Sweet Thunder, by Ivan Doig

When you hear the phrase "writer of the West," your mind probably jumps immediately to John Steinbeck, deservedly so. But there is another author who writes the West brilliantly, albeit in a very different fashion: Ivan Doig. Doig's milieu is the rugged cowboy West, the West of Idaho and Montana and Wyoming, rather than the sun-soaked Central Valley West or rain-soaked coastal California West of Steinbeck. Doig's characters invariably display an approachable erudition, a homesteader's know-how, and gumption to spare. These are the backs upon which were built the farmlands that feed America, and the gold mines that made her rich. Doig's writing is incredibly smart, with a nearly-British cadence that no doubt contributes to my admiration. As a bookseller, Doig is my go-to for that certain fiction reader who wants smart without snobbish, excitement without lurid details.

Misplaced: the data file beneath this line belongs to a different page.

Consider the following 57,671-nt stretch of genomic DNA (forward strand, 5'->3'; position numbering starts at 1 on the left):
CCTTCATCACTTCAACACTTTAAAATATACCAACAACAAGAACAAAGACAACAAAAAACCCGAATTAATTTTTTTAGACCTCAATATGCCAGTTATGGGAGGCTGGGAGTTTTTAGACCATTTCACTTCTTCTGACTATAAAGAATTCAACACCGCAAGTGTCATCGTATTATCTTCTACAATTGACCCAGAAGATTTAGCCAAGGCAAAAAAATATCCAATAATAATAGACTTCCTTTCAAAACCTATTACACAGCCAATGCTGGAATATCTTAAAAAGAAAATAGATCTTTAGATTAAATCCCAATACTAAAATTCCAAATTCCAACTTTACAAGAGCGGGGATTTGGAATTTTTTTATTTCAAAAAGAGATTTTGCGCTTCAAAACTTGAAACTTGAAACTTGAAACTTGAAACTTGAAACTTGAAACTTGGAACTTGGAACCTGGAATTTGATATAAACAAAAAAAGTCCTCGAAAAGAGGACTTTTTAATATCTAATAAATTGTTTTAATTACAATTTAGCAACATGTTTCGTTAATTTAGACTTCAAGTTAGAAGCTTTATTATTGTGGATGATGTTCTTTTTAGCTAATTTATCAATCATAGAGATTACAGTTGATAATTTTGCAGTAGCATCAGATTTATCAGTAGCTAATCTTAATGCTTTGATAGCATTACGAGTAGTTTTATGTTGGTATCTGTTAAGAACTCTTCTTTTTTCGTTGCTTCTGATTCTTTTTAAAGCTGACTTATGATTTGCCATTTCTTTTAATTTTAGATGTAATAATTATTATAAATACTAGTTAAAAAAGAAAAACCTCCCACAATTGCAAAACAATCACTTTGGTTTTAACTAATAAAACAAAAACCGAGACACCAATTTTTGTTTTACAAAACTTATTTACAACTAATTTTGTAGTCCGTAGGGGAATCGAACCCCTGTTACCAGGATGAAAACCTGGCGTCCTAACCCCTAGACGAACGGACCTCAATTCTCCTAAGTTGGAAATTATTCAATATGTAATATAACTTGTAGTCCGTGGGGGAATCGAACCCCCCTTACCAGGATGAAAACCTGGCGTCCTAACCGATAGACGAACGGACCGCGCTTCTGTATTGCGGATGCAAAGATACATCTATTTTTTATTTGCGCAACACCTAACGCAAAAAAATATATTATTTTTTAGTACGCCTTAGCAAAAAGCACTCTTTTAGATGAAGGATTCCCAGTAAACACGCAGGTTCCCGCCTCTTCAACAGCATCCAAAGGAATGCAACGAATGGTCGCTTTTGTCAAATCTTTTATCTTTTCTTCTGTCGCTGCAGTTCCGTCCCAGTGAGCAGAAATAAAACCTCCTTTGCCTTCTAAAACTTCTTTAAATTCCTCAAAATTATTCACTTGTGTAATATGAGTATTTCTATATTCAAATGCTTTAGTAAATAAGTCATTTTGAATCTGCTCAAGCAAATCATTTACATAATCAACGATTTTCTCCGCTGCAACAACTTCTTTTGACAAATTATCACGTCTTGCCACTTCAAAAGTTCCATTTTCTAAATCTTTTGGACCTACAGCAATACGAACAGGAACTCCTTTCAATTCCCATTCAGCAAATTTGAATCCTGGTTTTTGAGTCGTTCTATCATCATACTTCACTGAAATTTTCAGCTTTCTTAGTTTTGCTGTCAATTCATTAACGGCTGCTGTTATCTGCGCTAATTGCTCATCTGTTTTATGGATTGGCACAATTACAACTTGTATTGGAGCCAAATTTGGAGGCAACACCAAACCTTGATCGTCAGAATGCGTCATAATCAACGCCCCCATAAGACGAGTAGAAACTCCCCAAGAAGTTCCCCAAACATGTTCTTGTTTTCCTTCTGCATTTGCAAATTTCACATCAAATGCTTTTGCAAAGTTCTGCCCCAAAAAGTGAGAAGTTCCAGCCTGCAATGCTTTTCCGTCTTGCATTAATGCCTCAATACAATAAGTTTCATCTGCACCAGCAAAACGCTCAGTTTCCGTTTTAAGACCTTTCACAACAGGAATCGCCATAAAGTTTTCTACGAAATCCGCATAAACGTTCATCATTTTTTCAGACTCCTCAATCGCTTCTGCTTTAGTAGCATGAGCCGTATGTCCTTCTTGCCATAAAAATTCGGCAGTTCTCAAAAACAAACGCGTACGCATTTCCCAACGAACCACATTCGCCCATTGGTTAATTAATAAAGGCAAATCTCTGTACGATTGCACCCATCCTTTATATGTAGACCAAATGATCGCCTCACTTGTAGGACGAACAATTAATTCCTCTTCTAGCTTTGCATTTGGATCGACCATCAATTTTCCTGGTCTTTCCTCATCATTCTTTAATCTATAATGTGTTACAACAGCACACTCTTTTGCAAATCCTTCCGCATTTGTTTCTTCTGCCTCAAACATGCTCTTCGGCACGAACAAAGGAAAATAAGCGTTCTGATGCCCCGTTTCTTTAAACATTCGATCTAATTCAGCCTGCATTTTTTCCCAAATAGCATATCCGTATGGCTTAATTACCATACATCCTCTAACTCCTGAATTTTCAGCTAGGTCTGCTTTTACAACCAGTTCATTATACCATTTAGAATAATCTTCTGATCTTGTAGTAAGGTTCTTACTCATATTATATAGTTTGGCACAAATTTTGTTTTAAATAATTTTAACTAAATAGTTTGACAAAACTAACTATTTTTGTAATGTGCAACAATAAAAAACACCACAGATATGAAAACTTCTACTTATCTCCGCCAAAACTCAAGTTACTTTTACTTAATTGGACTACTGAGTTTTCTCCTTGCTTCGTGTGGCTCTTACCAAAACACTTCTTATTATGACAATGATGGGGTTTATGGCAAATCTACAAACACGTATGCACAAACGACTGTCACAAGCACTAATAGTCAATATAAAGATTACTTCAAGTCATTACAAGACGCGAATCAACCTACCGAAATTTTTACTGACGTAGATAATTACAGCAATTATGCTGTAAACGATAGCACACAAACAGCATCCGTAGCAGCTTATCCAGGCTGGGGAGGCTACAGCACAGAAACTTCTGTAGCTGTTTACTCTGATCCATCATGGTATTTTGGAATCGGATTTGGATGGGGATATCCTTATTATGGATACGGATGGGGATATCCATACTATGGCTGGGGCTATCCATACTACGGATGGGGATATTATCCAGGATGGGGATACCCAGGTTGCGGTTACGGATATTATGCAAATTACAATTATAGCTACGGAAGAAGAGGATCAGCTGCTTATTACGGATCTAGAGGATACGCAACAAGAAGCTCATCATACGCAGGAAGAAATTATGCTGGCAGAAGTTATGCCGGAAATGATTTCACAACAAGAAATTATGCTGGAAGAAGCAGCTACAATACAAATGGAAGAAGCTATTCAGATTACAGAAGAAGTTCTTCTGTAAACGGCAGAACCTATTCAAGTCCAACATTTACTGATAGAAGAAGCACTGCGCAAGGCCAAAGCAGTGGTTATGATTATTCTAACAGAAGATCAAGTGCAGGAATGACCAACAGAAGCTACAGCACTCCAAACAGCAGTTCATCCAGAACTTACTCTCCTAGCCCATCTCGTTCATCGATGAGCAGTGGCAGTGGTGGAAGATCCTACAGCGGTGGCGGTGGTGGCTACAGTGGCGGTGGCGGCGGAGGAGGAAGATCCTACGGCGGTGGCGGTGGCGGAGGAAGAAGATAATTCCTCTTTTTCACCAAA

Sweet Thunder follows a certain Morris Morgan, learned as an Ivy Leaguer with a rather colorful past that (of course) comes back to bite. Morgan and his wife live in Butte, Montana, home to the massive copper mines that are helping to electrify the nation - the year is 1920, by the way. Morgan is tapped to write scathing editorials of the Anaconda Copper Mining Company, which makes obscene profits while paying next to nothing in taxes and endangering the lives of their workers with horrible conditions while paying them a pittance. The Thunder, as the new newspaper is called, is meant to work in concert with a newly elected state senator to right these economic wrongs. But a company that big and wealthy doesn't go down without a fight...

While it's not my favorite Doig novel - Whistling Season takes that title for me - this is still an utter pleasure to read. Funny, exciting, smart, it's just a darn fine book, especially on these wet, winter nights.


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